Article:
(Bloomberg) — Federal Reserve Governor Michelle Bowman said she expects to support additional tightening of monetary policy to return inflation to the central bank’s goal.

“My baseline economic outlook continues to expect that we will need to increase the federal funds rate further to keep policy sufficiently restrictive to bring inflation down to our 2% target in a timely way,” Bowman said in a speech in Salt Lake City, Utah. “However, monetary policy is not on a preset course, and I will continue to closely watch the incoming data as I assess the implications for the economic outlook and the appropriate path of monetary policy.” 

Later in the speech, Bowman said: “I remain willing to support raising the federal funds rate at a future meeting should the incoming data indicate that progress on inflation has stalled or is insufficient to bring inflation down to 2% in a timely way.” 

She has previously indicated support for raising rates further. Her stance has become more isolated among policymakers, who have coalesced around the idea of holding rates steady for some time, even as they remain open to hiking again if needed.

Bowman said she backed the decision by the US central bank’s policy-setting Federal Open Market Committee to hold interest rates at a 22-year high for a second straight meeting earlier this month. Chair Jerome Powell told reporters in a press briefing that it’s an open question whether the central bank would need to hike again, and that the Fed is “proceeding carefully,” an assessment that’s often suggested a reluctance to move rates in the near term.

“We should keep in mind the historical lessons and risks associated with prematurely declaring victory in the fight against inflation, including the risk that inflation may settle at a level above our 2% target without further policy tightening,” Bowman said.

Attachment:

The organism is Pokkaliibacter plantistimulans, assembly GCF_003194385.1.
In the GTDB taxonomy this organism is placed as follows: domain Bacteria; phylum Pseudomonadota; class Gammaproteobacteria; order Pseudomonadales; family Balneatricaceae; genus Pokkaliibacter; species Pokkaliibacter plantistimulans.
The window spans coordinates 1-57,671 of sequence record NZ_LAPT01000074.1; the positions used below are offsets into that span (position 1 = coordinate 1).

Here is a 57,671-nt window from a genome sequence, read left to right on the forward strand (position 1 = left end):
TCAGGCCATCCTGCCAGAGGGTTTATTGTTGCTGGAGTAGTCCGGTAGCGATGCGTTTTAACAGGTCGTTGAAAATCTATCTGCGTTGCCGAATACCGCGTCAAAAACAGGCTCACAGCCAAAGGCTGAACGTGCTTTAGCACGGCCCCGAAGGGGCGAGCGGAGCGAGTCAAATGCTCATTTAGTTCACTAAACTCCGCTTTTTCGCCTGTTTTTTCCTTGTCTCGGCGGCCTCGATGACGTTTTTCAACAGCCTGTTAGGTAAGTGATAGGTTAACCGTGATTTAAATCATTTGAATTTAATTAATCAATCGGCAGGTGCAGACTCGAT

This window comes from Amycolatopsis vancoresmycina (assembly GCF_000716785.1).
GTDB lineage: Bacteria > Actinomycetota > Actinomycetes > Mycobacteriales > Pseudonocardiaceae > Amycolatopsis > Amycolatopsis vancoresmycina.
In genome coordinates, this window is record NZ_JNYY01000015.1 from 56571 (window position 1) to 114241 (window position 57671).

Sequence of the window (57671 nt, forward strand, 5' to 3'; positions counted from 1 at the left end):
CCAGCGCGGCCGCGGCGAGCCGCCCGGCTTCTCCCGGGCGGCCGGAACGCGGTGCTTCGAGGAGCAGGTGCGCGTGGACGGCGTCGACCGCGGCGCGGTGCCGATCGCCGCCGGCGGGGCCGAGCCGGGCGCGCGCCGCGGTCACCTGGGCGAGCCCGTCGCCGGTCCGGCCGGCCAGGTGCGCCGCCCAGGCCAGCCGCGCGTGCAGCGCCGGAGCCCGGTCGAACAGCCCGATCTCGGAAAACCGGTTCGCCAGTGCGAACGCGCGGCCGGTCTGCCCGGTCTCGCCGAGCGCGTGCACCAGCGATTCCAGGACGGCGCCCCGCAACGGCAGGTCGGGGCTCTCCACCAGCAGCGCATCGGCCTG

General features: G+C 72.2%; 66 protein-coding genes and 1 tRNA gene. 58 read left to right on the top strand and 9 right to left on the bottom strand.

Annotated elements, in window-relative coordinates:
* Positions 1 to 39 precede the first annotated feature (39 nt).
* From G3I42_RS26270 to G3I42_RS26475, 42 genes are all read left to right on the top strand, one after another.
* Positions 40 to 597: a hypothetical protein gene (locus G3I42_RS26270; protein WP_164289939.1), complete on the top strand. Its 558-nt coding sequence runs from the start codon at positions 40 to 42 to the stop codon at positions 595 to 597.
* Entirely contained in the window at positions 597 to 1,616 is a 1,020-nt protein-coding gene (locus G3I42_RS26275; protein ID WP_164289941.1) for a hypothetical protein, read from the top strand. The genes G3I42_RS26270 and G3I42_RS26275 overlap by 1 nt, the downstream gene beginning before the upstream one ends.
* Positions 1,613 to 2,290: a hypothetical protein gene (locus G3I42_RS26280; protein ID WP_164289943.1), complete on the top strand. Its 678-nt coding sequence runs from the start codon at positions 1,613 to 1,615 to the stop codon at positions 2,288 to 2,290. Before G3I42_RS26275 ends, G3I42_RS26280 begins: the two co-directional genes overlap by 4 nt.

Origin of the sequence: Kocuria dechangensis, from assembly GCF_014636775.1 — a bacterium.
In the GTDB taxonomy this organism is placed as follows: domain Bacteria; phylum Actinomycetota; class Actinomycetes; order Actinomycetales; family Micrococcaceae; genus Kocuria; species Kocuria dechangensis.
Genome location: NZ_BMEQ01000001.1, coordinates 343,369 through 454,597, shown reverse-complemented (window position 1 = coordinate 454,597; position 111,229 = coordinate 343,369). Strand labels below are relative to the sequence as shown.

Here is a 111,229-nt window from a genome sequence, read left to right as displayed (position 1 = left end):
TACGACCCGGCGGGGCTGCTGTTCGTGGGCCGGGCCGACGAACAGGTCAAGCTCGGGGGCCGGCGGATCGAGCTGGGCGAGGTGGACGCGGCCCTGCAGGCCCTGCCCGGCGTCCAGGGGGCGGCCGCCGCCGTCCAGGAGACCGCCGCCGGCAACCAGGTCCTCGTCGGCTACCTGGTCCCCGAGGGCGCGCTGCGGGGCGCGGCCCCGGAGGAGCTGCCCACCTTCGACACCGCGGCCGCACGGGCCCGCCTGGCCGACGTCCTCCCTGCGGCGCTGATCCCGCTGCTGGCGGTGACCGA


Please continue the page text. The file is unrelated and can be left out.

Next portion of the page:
Progress Unclear

The Fed governor cautioned that recent progress has been uneven and additional gains on inflation were unclear.

She noted that much of the improvement in inflation over the past year has come from the supply side, including increases in labor-force participation and lower energy prices, but that it was unclear whether the advances would continue to lower inflation.

Future gains in participation “may be limited, since prime-age labor-force participation is currently higher than pre-pandemic levels,” Bowman said. “It is also unclear whether all of the workers who retired or left the labor force during the pandemic will eventually return.”

Additional risks to inflation include higher services consumption, a lack of fiscal restraint and households’ significant excess savings, she said. 

Asked during a question-and-answer session with economists from the Gardner Policy Institute at the University of Utah what the “average” 2% target means, Bowman said that refers to the Fed’s 2020 framework and “as we’re looking at inflation, we feel strongly 2% is 2%, and it will continue to be 2% going forward.”

Bowman also raised the possibility that interest rates will need to remain higher over the long term than prior to the Covid-19 pandemic.

“Given potential structural changes in the economy, such as higher demand for investment relative to saving, it is quite possible that the level of the federal funds rate consistent with low and stable inflation will be higher than before the pandemic,” she said.

Investors expect the Fed is finished with its hiking campaign and will hold rates steady in a range of 5.25% to 5.5% when officials meet next month, amid recent reports showing inflation and some economic activity is cooling. The central bankers meet next on Dec. 12-13.